All Art Has Been Contemporary (And Lost In Space)
This performative lecture offers an insight into alternative archaeologies as a way of reconceptualising time and history.
Instructions for reading the description:
0) our starting point for the reflection will be the exhibition "State Of Mind" now being held at Stillpoint Spaces Berlin
1) if you are an artist or a curator, don't read n1 and go straight to n2
2) if you are an art enthusiast, read n1 and don't feel offended by n2
3) if you are both an artist and art enthusiast, read both descriptions
4) if you are an art critic, don't read any of them, come and surprise yourself
1. How often do you have this feeling of not getting it? You enter a gallery of contemporary art and feel this sudden hit of confusion mixed with curiosity, admiration, shock or maybe even despise. Be honest about the number of times you thought 'Yeah, even I could do better than that'. But then you are still playing along trying to understand or find out what is there to be found out. What is going on here? Is it really art? But maybe there is nothing to understand. Maybe not getting it is the point? Or maybe you can't get it because you are stuck within the old frames and notions of how to understand and interpret art? During the performative lecture on the contemporary artistic practice, we will discuss the possible ways we can perceive and receive it. Denying the linear historical perspective, using alternative archaeology methods like rhizome concept (G. Deleuze, F. Guatarri), liquid modernity (Z. Bauman), hauntology (J. Derrida) and psychological function of art (H. Segal) we will try to perceive contemporary as a complex universe of meanings and anti-meanings which help us understand (or not) the phenomena and narrative of contemporary art.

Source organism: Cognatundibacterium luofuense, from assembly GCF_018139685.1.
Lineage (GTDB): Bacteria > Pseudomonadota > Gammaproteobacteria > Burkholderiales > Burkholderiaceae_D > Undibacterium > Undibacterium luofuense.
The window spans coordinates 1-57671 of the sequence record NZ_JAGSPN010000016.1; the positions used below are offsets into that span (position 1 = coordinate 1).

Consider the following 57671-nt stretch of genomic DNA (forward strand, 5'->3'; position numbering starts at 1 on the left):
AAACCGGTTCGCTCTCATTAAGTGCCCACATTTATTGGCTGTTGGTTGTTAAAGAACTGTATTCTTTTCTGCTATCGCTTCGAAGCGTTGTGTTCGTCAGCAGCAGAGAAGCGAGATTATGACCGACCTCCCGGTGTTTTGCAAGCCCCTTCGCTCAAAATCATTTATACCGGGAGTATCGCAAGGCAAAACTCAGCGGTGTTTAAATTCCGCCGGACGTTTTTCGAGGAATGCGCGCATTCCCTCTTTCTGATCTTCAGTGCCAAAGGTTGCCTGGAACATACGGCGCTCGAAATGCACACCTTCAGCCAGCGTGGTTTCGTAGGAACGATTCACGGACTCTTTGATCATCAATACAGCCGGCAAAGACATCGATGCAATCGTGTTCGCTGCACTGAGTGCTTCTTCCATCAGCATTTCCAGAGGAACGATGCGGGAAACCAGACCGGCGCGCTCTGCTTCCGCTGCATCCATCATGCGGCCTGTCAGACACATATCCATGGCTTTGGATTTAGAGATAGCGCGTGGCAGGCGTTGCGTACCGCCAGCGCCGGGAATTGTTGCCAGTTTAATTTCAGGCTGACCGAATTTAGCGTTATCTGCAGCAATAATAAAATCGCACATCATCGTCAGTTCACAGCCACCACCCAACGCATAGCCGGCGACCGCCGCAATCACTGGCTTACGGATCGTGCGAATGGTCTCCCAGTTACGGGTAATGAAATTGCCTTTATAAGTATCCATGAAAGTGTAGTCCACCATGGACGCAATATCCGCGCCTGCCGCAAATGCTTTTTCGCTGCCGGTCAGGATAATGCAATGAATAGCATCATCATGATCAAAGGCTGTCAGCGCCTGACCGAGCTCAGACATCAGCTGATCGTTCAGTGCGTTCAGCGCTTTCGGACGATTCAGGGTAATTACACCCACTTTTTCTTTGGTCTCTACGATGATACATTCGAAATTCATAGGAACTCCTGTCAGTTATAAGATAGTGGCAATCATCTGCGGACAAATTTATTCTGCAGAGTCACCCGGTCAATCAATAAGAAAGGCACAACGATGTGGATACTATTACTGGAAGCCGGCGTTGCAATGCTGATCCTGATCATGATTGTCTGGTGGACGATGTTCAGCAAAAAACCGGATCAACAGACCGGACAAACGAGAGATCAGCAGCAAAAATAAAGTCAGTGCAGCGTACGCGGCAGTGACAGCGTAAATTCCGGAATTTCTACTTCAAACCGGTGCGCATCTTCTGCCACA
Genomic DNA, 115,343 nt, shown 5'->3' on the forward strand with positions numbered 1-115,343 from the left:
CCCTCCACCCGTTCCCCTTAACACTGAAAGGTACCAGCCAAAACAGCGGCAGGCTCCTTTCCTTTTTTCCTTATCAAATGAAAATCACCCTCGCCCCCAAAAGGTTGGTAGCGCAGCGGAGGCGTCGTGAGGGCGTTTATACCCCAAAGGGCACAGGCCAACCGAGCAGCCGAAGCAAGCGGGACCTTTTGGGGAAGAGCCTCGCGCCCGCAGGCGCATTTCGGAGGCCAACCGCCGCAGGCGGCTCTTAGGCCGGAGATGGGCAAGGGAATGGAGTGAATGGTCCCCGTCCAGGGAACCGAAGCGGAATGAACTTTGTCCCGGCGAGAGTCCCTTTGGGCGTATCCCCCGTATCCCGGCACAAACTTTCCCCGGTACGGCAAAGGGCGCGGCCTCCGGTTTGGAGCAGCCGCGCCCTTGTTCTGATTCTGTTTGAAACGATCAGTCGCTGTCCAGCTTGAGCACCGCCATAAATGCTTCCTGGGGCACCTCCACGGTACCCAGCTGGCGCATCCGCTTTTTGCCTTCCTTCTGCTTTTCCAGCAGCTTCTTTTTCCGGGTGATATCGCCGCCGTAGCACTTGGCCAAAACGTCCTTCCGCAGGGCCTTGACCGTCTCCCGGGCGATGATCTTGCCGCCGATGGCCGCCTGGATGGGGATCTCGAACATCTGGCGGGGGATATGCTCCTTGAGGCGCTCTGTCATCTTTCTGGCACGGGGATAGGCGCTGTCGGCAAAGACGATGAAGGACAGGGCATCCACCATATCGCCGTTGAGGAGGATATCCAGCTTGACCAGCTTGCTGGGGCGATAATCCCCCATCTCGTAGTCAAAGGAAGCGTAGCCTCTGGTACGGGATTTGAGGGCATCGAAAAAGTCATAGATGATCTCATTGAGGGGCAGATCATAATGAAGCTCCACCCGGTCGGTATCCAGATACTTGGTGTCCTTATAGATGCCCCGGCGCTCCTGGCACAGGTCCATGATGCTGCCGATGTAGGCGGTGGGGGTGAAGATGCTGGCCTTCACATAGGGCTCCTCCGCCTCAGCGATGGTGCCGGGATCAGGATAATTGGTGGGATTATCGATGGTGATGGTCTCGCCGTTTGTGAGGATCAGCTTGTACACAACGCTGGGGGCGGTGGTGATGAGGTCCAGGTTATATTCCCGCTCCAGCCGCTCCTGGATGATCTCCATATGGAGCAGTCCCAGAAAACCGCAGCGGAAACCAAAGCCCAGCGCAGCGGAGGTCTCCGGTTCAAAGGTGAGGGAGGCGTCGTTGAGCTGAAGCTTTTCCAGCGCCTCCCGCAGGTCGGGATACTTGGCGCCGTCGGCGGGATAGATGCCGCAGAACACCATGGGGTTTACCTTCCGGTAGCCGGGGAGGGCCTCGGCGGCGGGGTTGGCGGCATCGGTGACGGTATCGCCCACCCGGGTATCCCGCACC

2. How often do you have this feeling that they don't get it? You tell yourself that maybe they don't have to get it but you also see them entering the gallery full of your works and you can't deny the feeling that maybe this long introduction which your curator wrote for the vernissage wasn't such a good idea. What are they feeling when they are confronted with your ideas, concepts, and feelings? Should you allow them to think and feel whatever they want or should you help them understand and receive? Or maybe your curator understands everything better and he should be the one to help them out? But is there anything they should be helped out with? Does your work belong only to you and you should dictate the rules? Or maybe there is something more to the reception of the contemporary art and whatever you do, it doesn't belong to you anymore? During the performative lecture on the contemporary artistic practice, we will try to move the art out of its own context and try to re-present it as an object of alternative archaeologies which situate your practice beyond institutional understanding.
About the lecturer:
Adam Łuczak is pursuing a master's degree at the Berlin University of the Arts (The Universität der Künste Berlin, UdK). He combines psychological and artistic practice to explore the relationship between psychoanalysis, culture, and art.
About the format:
This performative lecture will draw on an intermingling of both scientific and artistic approaches in encouraging participants to engage with the presented content not only intellectually, but in light of experiences of emotional connection.
The title of the event is a paraphrase of a work by Maurizio Nannucci.
State of Mind: A Collage Group Exhibition